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5 things you should know about 'Hunters'

Is the Al Pacino Nazi-hunting television show worth watching? Here are 5 things to consider.
Credit: Amazon

ST. LOUIS — Quentin Tarantino wrote the book on how to comprise a fun and hard-hitting movie of Nazi hunting.

Whether they like it or not, every following production that includes the same premise will be judged by Q.T.'s work.

"Hunters," currently streaming on Amazon Prime, promised the same sort of "Inglorious Basterds" appeal with its trailer and setup. A fun yet enlightening drama with some adventure included in its DNA. Did it succeed in the follow-through?

Now that I've watched all ten episodes of the first season, I can provide five things you should know about this show, starring Al Pacino and Logan Lerman before watching it.


By the end of the tenth hour, I wanted to shake the Jewish accent right out of Pacino. It comes off as half gypsy, half huh in the end. On the whole, he's great here as Meyer Offerman, the leader of a band of hunters who track down German officers from WWII who are living in the United States. He's very believable as a mysterious hero type. An Obi Wan Kenobi for the 1970's. But the speaking manner had a grinding effect on my ears at times, as it hopped around a few languages.


The show may add a few touches and embellishments, but this part of the main plot was legit true. The United States smuggled in Germans to their country in order for them to work for the government in a variety of ways. Did they help the USA put a man on the Moon? Yep. Did they help in other science departments and medical professions? You bet. That chilling realization is 100% real. Suck it in now.

Why paper clip? Because when the government cleared the wrong out of the German's file, all one could notice was the impression of a paper clip on the folder.


This Nazi-fighting couple had the best moments on the show. A pair of vengeful Jewish survivors who lost their young son during the war cut deep while also creating solid chemistry as a couple. Rubinek has lived in the shadows of great films and Kane has usually played just a couple types in her career. Both are perfect here, but didn't get enough time. Rubinek has a scene on a train that will break your heart.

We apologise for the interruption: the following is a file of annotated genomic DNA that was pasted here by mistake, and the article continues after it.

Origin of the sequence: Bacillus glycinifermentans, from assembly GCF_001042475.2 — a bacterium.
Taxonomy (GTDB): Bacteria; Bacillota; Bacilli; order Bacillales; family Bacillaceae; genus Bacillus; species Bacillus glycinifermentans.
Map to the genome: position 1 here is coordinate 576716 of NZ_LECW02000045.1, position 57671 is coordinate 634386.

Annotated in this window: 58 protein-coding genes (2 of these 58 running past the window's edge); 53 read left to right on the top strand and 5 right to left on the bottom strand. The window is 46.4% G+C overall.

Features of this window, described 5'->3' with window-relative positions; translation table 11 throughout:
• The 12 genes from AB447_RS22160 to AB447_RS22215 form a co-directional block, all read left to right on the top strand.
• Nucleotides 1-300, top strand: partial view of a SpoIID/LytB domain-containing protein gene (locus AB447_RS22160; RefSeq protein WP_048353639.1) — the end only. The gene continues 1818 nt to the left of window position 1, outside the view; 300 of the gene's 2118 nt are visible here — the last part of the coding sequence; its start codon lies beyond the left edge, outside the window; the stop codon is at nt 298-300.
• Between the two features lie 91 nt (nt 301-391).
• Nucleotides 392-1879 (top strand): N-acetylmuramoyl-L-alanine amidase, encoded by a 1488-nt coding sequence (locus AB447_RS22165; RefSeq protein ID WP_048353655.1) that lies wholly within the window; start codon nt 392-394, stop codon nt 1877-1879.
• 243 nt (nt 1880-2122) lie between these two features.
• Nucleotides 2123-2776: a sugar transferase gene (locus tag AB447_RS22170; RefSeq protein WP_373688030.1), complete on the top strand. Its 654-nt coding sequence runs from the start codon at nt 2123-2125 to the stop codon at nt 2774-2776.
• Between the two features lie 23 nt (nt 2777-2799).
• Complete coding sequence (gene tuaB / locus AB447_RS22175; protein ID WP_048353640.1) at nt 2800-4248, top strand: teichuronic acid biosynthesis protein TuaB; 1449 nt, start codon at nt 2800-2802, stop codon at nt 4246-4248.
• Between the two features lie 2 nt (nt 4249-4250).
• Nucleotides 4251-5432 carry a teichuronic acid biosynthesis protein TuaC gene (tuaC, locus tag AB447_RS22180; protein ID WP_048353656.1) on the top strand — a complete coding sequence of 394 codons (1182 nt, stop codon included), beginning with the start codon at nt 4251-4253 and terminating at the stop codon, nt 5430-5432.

The former actor turned hunter had a playful vibe at first with the "How I Met Your Mother" star but after a few hours, it wore off. I appreciate his attempt at a poor man's Paul Rudd, but it's simply not working here. He's one of the characters I would have sliced some screen time off in order to collect more Rubinek/Kane time.


This show combines elements of Tarantino's film, Steven Spielberg's "Munich," and "Staying Alive." I am serious. There's quirky comedy, mercenary crew banter, serious overtones of loss and regret, and then a dance number. It had too many personalities, and it should have stuck with the "Inglorious" speed on the tone.

The finale contains two big twists, one of which is tedious while the other just frustrated me. Neither of them blew me away and I didn't like how the finale ended exactly. If there's a second season, I will be weary but invested at the start.

That's the best way to describe this show. It's good but not great, aiming for the stars while hitting a piece of a cloud. A second season will be hard to come by for a very specific spoiler, but I saw enough in Season 1 to be interested in a second round if creator David Weil has more in store.

I wasn't left disappointed, but the satisfaction was less than I would have guessed.

ST. LOUIS - Human beings are a naturally stubborn species. We like to think of ourselves as computers with hearts, arranging our day like a database with carefully manufactured functions and a predictable result at the end of each day. It is viruses like cancer that send a shock wave into our system, reminding us of our limitless frailty.

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